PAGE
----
— Crescent and Iron Cross • E. F. Benson

... consequence less of an ideal look, but which are still typical. I have here several other typical faces in my collection of composites; they are all serviceable as illustrations of this memoir, but, medically speaking, they are only ...
— Inquiries into Human Faculty and Its Development • Francis Galton

... her medically," I went on, "for otherwise their wretched etiquette would scarcely have allowed me access to one so exalted, I talked things over with her. She told me that the idol of the Fung is fashioned like a huge sphinx, or so I gathered from her description of ...
— Queen Sheba's Ring • H. Rider Haggard

... Ammiani, when the countess reminded her of her promise, sedately informing her that she was no longer her own mistress, and had a primary duty to fulfil. She offered to wait three days, or until the safety of the wounded man was medically certified to. It was incomprehensible to her that Vittoria should reject her terms; and though it was true that she would not have listened to a reason, she was indignant at not hearing one given in ...
— The Shaving of Shagpat • George Meredith

... combating of venereal diseases which have been adopted by the participating countries, is unanimously of the opinion, so far as the experience of these countries is concerned, that the legal and official toleration of professional prostitution has been found to be medically useless as a check on the spread of venereal diseases, and may even prove positively harmful, tending as it does to give official ...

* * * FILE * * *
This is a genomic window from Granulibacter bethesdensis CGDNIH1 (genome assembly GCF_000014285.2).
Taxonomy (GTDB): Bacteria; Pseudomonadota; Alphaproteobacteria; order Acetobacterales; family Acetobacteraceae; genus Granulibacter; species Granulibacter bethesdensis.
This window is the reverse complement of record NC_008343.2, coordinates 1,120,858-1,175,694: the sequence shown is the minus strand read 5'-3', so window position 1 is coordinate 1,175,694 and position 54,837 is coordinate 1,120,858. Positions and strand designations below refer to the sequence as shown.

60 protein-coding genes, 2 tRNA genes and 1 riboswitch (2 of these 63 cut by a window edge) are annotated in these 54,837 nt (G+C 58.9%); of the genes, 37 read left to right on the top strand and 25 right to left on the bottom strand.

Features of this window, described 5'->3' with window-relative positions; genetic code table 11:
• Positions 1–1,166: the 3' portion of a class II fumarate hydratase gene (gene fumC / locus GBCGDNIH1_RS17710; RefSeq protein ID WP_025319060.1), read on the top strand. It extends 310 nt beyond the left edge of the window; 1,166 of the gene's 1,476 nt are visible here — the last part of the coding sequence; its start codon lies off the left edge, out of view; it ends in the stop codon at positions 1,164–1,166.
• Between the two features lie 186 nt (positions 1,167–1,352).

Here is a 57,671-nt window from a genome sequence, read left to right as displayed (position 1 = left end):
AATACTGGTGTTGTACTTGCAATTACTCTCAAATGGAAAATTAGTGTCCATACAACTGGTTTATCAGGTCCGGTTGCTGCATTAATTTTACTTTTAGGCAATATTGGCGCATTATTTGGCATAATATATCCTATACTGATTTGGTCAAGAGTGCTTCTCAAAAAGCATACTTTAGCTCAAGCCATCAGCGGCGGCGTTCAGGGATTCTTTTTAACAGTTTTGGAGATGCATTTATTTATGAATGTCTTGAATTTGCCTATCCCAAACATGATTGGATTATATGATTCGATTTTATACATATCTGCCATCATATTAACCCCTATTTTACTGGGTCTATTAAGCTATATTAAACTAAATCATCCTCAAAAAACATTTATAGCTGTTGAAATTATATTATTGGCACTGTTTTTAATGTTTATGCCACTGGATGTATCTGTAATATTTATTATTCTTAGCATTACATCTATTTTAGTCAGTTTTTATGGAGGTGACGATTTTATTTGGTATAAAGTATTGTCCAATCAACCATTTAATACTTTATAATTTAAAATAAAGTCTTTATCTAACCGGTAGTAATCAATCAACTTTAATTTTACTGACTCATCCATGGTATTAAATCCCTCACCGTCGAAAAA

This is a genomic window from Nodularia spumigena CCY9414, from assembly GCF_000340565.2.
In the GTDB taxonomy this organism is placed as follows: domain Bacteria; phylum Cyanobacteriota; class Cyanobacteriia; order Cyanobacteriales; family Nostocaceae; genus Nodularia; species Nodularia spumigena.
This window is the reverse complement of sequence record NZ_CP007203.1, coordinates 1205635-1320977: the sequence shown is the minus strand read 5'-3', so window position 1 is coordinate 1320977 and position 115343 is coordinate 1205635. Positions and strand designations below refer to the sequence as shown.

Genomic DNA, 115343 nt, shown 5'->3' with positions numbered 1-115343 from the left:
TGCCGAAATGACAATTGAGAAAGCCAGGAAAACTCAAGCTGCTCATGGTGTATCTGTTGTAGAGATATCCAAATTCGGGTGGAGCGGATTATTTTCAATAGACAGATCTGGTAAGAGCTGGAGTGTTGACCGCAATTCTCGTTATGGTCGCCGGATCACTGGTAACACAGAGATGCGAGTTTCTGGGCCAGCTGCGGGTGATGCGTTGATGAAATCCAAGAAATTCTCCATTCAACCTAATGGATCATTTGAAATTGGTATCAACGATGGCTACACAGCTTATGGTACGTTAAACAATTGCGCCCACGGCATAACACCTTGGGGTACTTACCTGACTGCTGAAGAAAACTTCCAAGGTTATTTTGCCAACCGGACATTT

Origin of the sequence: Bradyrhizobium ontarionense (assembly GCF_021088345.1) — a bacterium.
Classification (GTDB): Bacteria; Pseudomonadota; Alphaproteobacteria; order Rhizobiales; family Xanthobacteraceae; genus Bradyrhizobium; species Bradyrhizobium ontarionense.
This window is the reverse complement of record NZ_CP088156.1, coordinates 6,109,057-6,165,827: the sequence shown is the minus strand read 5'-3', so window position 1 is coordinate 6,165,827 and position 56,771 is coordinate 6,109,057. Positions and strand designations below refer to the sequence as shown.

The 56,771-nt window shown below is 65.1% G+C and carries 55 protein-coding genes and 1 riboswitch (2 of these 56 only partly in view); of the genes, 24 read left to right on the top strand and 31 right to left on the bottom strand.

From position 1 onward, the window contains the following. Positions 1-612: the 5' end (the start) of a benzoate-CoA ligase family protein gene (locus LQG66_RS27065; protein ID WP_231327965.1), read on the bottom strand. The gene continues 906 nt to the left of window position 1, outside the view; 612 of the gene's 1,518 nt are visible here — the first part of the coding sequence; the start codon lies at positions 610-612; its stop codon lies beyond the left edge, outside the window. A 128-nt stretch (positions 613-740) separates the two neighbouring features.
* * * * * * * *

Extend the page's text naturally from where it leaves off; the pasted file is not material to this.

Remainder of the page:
— Venereal Diseases in New Zealand (1922) • Committee Of The Board Of Health

... all conversation is one great evil, viz., the substitution of an alien purpose for the natural and appropriate purpose. Not to be intellectual in a direct shape, but to be intellectual through sociality, is the legitimate object of a social meeting. It may be right, medically speaking, that a man should be shampooed; but it cannot be right that, having asked him to dine, you should decline dinner and substitute a shampooing. This a man would be apt to call by the shorter name ...
— The Posthumous Works of Thomas De Quincey, Vol. II (2 vols) • Thomas De Quincey

... as the "lying-in period," and medically known as the puerperium, this time of convalescence immediately following childbirth is usually occupied by two important things: the restoration of the pelvic organs to their normal condition before pregnancy, ...
— The Mother and Her Child • William S. Sadler

... two professional persons. But I am not averse to advising you for your own good. My Foot is down. Put your foot down too.—Mrs. Finch! how long is it since you ate last? Two hours? Are you sure it is two hours? Very good. You require a sedative application. I order you, medically, to get into a warm bath, and stay there till I come to you.—Oscar! you are deficient, my good fellow, in moral weight. Endeavor to oppose yourself resolutely to any scheme, on the part of my unhappy ...